"Whether it's medically related or whether its related to addiction and prevention services," she said.

Stanton also mentioned the "Chilliwack Connect" project last fall, which put people in touch with a variety of services that she said was "very successful".

According to Stanton, a mental health forum will take place in the future which will help give residents better access to services.

When dealing with homeless individuals, Stanton said that the costs can range up to $50,000 for caring for each person on the street, taking into consideration police resources and hospital emergency services.

"5700 people can't afford an 1-bedroom average rent and we also have about 2300 individuals on income and shelter allowance that are struggling to make ends meet." she said. "So often what happens with people on assistance is that they're unable to afford their rent, they use money that they have for other purposes, for food, for clothing and then they're dependent on food programs and food banks in the community and those numbers are increasing as well."

Stanton said homeless numbers have increased since 2008 but points out that it's an undercount.

The City did a Quality of Life survey last year and in it, 44 per cent of the respondents felt that crime was increasing.

"There's perception and there's reality," said Stanton. "In the past, we've had some alarming media reports based on past statistics."

However, Stanton insists that there have been improvements based on reports from police but she admits the numbers are still "alarming" despite more effective methods of dealing with the wave of crime sweeping through the city.

"In the Fraser Health Authority area (FHA), Chilliwack has the 2nd highest crime rate (out of 20 Lower Mainland municipalities) and it illustrates a number of issues that Chilliwack needs to have addressed."

In addition, FHA indicates that mental health issues with people under the age of 55 are the leading cause of hospitalization with approximately 130 referrals per month.

Mcleod said that they have engaged the community through a variety of ways including 3 focus area sessions, an online survey, a parallel youth consultation.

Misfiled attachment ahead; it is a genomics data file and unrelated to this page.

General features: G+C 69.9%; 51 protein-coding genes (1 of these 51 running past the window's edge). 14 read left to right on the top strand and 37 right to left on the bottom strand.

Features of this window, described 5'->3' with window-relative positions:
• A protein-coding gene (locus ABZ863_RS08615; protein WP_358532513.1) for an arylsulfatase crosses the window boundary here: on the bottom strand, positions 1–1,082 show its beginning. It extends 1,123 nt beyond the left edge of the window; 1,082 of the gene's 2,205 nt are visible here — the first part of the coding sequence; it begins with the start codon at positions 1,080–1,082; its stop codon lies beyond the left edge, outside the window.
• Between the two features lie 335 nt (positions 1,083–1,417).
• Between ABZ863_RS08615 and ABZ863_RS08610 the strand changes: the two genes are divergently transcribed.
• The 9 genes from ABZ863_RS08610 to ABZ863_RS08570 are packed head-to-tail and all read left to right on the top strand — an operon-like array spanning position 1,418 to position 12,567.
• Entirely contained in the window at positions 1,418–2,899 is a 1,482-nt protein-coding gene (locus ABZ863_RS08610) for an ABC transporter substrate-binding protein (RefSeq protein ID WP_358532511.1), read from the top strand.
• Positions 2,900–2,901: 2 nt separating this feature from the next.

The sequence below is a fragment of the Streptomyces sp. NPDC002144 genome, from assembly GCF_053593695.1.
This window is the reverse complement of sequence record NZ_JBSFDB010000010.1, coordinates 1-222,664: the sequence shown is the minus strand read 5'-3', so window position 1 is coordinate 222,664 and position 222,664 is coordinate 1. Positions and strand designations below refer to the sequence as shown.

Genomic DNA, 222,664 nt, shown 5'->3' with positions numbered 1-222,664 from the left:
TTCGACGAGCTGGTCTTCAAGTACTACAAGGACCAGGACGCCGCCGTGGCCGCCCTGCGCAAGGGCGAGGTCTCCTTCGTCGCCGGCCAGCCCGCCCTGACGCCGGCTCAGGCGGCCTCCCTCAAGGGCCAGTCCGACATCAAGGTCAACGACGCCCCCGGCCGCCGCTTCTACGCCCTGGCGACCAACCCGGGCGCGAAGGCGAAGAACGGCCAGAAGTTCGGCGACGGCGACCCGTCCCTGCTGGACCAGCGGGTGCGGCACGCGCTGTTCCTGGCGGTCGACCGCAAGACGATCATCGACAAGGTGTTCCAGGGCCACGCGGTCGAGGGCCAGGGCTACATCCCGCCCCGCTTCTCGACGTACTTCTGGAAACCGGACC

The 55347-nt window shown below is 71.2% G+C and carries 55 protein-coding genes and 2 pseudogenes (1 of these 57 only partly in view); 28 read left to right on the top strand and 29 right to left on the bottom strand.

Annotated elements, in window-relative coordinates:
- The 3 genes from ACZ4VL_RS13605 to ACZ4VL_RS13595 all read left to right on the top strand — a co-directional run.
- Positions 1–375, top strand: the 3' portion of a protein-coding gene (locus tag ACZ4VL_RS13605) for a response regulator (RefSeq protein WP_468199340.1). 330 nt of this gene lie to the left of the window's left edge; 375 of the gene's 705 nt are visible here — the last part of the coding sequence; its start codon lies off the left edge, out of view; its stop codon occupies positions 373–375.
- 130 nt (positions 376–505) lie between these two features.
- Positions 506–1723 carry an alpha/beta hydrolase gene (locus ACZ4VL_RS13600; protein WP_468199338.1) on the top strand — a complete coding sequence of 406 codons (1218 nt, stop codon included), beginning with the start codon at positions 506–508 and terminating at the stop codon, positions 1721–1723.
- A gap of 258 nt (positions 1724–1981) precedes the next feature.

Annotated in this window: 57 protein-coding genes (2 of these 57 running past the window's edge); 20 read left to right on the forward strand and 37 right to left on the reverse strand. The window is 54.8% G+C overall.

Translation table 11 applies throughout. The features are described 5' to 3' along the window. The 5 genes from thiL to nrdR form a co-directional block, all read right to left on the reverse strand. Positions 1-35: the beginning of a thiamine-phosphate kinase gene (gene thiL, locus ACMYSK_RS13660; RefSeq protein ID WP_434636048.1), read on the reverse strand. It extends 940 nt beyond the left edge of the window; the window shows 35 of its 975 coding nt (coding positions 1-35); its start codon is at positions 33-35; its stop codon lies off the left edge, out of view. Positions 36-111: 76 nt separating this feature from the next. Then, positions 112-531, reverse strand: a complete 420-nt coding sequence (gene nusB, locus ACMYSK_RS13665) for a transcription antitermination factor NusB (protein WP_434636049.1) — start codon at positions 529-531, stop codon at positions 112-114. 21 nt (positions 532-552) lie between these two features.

"We got all the groups together to talk about community vision," explained Mcleod. "Then we held action planning sessions again by priority area."

Over the past month, residents have been invited to view the 48-page draft of the plan online at the City of Chilliwack website.

"We identified community strengths, identified community issues and we identified the opportunities for collaboration."

Debbie Denault, Community Literacy Coordinator for the Chilliwack Learning Community Society (CLCS), says their role in the Plan was vital.

"Literacy cuts across all of this because a lot of the people who are struggling to go forward in their life with literacy challenges," said Denault.

Once people understand the process they can then become more involved in it.

"For some people what happens is they haven't developed a love of learning or they've been really discouraged in learning and going forward and for any of us, our ability to keep learning and be excited about learning helps us reach our potential and go forward in life, tackle challenges, solve problems, build relationships and do better in the workforce and all kinds of things so this underlying theme of how important it is for all of us to keep learning is really important," she said.

"With the Learning Community Society, we've been working for the last 3-years to build-in extra supports in the community, for example we have volunteer tutors and so they're wonderful people who are trained as literacy volunteers that can work on tutoring people to help them go forward, whether they're in a formal learning setting or they just want to keep learning how to help somebody else."

For more information visit www.chilliwackhealthiercommunity.com